ZYNQ Easy Startup Guide, Part I

Xilinx release Vitis tool last year, replaces it’s old Xilinx SDK. There is few documents for it, and I’m planning to switch to it from SDK. Let’s try start from sketch so that we can study some basic concepts. Part I will including a simple PL design and a simple single core bare metal PS program, from project to boot on board.

Required Things

Software Tools

From 2019.2, for bare metal, Xilinx provides 2 tools for ZYNQ chips:

Download and install Vitis IDE, since the installer includes Vivado. Full tool installation is recommend even you does not have license from some tool. But only install required device family to reduce size. Installing is quite straight forward, just run the installer and follow the wizard.

Development Board

My dev board is PYNQ-Z2. It’s much cheap than famous ZedBoard but with essential peripherals. Bare board package without power adaptor/SD card/cables is enough. For more information:

However, we won’t use PYNQ’s pre-build image.

Test JTAG and UART Connection

PYNQ-Z2 only require one USB cable connection with PC. This cable is used for both power, JTAG and UART connection. If more power is required, dedicated power cable can be used. Connect the cable and open Vivado -> Open Hardware Manager to test JTAG connection.

Step1. PL (Platform) Design

PL side design including:

ZYNQ’s PS does not require PL side running, however PS side design needs some initial files, which need to be generated from Vivado (You do not want to initial every register in main.c). Let’s start a simplest project.

Step 1.1 Create Vivado Project

  1. Download PYNQ-Z2 board file TUL. These files including board information and presets for PYNQ-Z2. Also many documents for this board is on this page.
  2. Unzip the board file to C:\Xilinx\Vivado\2019.2\data\boards\board_files\. After install these files, you can select pynq-z2 from Vivado’s board select menu.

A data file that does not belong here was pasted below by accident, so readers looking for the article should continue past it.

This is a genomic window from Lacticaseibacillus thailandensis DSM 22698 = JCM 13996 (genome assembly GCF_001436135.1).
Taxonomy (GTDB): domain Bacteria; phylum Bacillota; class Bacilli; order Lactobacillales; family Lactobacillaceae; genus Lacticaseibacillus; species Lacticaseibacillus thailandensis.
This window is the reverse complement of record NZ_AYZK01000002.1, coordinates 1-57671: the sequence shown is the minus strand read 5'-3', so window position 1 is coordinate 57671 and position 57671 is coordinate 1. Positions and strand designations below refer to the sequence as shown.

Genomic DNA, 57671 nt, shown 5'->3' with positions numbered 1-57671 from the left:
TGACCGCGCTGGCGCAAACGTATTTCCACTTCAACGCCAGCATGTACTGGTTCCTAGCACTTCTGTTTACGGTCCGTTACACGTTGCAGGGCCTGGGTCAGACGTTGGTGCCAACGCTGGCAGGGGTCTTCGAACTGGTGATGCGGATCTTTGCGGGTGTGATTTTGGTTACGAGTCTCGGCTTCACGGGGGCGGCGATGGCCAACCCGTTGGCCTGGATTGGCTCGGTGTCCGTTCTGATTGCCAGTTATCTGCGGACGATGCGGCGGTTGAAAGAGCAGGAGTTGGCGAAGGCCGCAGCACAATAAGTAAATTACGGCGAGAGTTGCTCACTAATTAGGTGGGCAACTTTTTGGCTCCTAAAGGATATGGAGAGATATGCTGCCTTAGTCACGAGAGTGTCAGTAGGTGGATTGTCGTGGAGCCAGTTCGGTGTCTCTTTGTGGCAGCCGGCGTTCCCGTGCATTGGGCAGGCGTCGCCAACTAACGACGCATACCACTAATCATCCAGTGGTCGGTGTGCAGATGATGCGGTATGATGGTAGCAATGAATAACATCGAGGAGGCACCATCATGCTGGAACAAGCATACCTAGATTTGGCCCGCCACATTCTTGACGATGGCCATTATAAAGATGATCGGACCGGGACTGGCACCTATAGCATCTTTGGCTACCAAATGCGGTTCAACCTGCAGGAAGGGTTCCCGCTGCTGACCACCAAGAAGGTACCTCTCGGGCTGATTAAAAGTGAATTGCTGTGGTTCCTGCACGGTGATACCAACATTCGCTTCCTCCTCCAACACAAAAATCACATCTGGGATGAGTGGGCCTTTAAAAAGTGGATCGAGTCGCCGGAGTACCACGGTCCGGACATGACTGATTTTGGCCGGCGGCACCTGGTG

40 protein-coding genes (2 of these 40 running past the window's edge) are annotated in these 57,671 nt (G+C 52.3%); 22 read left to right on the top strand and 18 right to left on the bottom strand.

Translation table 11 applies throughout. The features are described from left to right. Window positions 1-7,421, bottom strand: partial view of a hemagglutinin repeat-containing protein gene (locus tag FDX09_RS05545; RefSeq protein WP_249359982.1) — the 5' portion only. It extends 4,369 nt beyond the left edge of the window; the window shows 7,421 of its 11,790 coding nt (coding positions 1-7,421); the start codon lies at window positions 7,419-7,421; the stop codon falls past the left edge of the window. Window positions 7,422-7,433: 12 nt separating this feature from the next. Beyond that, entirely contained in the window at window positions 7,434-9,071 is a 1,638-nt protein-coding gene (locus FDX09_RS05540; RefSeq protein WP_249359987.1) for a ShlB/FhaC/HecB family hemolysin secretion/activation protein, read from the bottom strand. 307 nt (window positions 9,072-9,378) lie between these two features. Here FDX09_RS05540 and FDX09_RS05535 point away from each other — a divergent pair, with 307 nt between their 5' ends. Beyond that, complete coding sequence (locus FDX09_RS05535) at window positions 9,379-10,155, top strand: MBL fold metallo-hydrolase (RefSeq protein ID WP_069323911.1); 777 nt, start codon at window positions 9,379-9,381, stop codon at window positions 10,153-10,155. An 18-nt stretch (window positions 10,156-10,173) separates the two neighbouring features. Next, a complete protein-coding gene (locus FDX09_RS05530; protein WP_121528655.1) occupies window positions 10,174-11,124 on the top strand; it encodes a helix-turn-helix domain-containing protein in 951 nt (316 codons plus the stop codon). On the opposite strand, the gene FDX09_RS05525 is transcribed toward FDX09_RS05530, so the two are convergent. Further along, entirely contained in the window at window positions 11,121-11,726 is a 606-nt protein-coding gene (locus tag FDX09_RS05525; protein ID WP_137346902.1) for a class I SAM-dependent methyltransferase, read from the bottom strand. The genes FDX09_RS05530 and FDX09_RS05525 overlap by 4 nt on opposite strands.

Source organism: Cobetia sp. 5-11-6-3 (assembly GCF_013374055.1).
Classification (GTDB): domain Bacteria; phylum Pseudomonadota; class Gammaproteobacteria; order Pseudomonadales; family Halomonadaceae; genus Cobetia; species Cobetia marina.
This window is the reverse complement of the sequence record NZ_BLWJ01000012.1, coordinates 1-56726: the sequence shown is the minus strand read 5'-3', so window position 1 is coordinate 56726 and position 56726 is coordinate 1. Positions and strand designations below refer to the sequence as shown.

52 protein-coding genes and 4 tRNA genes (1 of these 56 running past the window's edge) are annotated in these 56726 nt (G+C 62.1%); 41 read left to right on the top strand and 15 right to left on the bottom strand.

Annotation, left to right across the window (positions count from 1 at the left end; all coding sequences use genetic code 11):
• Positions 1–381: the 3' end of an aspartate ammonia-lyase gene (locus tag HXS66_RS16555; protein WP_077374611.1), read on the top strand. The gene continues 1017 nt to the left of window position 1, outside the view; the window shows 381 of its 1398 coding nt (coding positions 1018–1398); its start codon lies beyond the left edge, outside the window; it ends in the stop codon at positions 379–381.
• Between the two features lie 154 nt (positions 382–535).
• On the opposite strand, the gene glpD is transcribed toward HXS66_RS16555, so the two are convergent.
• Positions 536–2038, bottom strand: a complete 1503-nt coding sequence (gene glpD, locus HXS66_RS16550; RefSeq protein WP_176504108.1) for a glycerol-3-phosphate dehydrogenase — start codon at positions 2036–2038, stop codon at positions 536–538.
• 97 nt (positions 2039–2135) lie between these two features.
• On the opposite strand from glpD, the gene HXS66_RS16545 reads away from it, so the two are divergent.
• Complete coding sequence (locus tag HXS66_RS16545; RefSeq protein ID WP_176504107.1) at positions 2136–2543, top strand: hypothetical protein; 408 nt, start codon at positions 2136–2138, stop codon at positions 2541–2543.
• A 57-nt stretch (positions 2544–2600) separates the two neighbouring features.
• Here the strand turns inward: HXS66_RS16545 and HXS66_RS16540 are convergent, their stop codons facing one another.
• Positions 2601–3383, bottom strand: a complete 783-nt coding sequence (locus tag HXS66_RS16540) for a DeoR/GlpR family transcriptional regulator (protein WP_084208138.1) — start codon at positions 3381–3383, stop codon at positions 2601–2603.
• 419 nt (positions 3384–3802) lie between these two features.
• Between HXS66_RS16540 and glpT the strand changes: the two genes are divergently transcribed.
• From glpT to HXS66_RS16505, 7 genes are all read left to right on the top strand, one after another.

3. Start Vivado, create a project, selecting part pynq-z2 (xc7z020clg400-1).

Step 1.2 Block Design

  1. In Vivado project, create a block design.
  2. Add IP ZYNQ7 Processing System (PS7) to block design.
  3. Click Run Block Automation from menu, this will load many preset parameters (most importantly, DDR parameters) for PS7 IP from board file.
  4. Connect FCLK_CLK0 to M_AXI_GP0_ACLK for PS7 IP. This clocks GP0 port using FCLK, or the GP0 port will not work, and let us pass DRC check.
  5. Create a HDL wrapper for block design, Since Vivado requires a HDL file/module as top.
  6. Do synthesis, implementation, and generate bitstream. There will be many warnings, review and ignore them.
  7. Export .xsa file from menu ** File -> Export -> Export Hardware…**

About .xsa File

.xsa file replace old .hdf file as hardware export result. But as the same, you can rename the file to .zip and unzip it. There are many interesting files in the zip. You can view them.

Step 2. Platform and Domain (BSP) Design

Xilinx are developing more complex heterogeneous chip (mixing different type of chips together). There are more number and types of processer in Xilinx’s new chips. For ZYNQ7 series, there are only three: 2 Cortex-A7 processer and one FPGA. For new chips, there may be AI Engine (Math Engine), Cortex-A53, Cortex-R5, FPGA and RF SoC. Things are becoming complex, so does software development. There are 4 concepts for Vitis IDE: Platform, Domain, System and Application, replace the Platform, BSP and Application in SDK. Let’s care about platform and domain firstly. In fact, they are BSPs in SDK.

For our case, we have one platform, which will be generated from the .xsa file we got on first step. We will have on domain named bare metal domain on cortexa9_0. We will leave cortexa9_1 unused.

If we want to run two bare metal application on two Cortex-A9. We will need two domains. Second domain should be named bare metal domain on cortexa9_1.

If we want to run one Linux on both Cortex-A9. We will need only one domain, named Linux domain on cortexa9.